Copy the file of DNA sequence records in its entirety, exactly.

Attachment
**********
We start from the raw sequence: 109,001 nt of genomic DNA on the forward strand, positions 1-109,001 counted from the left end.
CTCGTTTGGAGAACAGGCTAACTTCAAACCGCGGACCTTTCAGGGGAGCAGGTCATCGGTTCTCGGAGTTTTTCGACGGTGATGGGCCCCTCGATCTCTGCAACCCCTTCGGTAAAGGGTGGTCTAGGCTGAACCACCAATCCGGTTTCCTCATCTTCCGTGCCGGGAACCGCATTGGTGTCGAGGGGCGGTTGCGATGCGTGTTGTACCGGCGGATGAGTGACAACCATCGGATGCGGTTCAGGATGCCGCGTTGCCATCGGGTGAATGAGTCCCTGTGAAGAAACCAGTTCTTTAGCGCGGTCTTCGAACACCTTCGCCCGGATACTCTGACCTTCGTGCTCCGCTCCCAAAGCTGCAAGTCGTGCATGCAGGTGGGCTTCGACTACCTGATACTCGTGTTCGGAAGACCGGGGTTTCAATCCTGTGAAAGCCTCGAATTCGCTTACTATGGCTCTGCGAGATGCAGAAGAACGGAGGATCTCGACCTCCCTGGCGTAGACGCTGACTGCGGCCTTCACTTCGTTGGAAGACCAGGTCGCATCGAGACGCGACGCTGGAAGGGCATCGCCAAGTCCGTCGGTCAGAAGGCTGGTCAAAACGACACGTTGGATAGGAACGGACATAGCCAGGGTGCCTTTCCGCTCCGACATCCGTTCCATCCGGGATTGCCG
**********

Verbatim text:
We start from the raw sequence: 109,001 nt of genomic DNA on the forward strand, positions 1-109,001 counted from the left end.
CTCGTTTGGAGAACAGGCTAACTTCAAACCGCGGACCTTTCAGGGGAGCAGGTCATCGGTTCTCGGAGTTTTTCGACGGTGATGGGCCCCTCGATCTCTGCAACCCCTTCGGTAAAGGGTGGTCTAGGCTGAACCACCAATCCGGTTTCCTCATCTTCCGTGCCGGGAACCGCATTGGTGTCGAGGGGCGGTTGCGATGCGTGTTGTACCGGCGGATGAGTGACAACCATCGGATGCGGTTCAGGATGCCGCGTTGCCATCGGGTGAATGAGTCCCTGTGAAGAAACCAGTTCTTTAGCGCGGTCTTCGAACACCTTCGCCCGGATACTCTGACCTTCGTGCTCCGCTCCCAAAGCTGCAAGTCGTGCATGCAGGTGGGCTTCGACTACCTGATACTCGTGTTCGGAAGACCGGGGTTTCAATCCTGTGAAAGCCTCGAATTCGCTTACTATGGCTCTGCGAGATGCAGAAGAACGGAGGATCTCGACCTCCCTGGCGTAGACGCTGACTGCGGCCTTCACTTCGTTGGAAGACCAGGTCGCATCGAGACGCGACGCTGGAAGGGCATCGCCAAGTCCGTCGGTCAGAAGGCTGGTCAAAACGACACGTTGGATAGGAACGGACATAGCCAGGGTGCCTTTCCGCTCCGACATCCGTTCCATCCGGGATTGCCG